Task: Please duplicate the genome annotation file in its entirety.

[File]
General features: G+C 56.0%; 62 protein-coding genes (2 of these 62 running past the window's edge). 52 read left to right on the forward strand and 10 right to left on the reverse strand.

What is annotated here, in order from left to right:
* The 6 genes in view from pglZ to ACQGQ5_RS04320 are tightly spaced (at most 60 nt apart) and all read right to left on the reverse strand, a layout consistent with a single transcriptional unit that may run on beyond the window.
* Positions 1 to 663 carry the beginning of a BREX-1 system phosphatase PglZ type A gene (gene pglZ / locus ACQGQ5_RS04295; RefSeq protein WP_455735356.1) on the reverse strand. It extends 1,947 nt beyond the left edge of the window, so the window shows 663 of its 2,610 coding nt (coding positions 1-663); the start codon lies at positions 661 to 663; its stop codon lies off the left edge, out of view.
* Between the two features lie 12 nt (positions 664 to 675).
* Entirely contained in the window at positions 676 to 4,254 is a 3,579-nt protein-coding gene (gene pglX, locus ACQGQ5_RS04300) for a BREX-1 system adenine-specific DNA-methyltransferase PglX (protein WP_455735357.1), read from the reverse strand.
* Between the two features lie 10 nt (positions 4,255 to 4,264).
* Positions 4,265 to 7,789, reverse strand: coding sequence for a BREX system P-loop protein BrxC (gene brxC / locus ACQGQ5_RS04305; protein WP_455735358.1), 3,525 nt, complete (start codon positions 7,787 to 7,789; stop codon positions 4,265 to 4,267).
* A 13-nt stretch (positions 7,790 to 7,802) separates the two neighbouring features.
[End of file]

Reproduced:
General features: G+C 56.0%; 62 protein-coding genes (2 of these 62 running past the window's edge). 52 read left to right on the forward strand and 10 right to left on the reverse strand.

What is annotated here, in order from left to right:
* The 6 genes in view from pglZ to ACQGQ5_RS04320 are tightly spaced (at most 60 nt apart) and all read right to left on the reverse strand, a layout consistent with a single transcriptional unit that may run on beyond the window.
* Positions 1 to 663 carry the beginning of a BREX-1 system phosphatase PglZ type A gene (gene pglZ / locus ACQGQ5_RS04295; RefSeq protein WP_455735356.1) on the reverse strand. It extends 1,947 nt beyond the left edge of the window, so the window shows 663 of its 2,610 coding nt (coding positions 1-663); the start codon lies at positions 661 to 663; its stop codon lies off the left edge, out of view.
* Between the two features lie 12 nt (positions 664 to 675).
* Entirely contained in the window at positions 676 to 4,254 is a 3,579-nt protein-coding gene (gene pglX, locus ACQGQ5_RS04300) for a BREX-1 system adenine-specific DNA-methyltransferase PglX (protein WP_455735357.1), read from the reverse strand.
* Between the two features lie 10 nt (positions 4,255 to 4,264).
* Positions 4,265 to 7,789, reverse strand: coding sequence for a BREX system P-loop protein BrxC (gene brxC / locus ACQGQ5_RS04305; protein WP_455735358.1), 3,525 nt, complete (start codon positions 7,787 to 7,789; stop codon positions 4,265 to 4,267).
* A 13-nt stretch (positions 7,790 to 7,802) separates the two neighbouring features.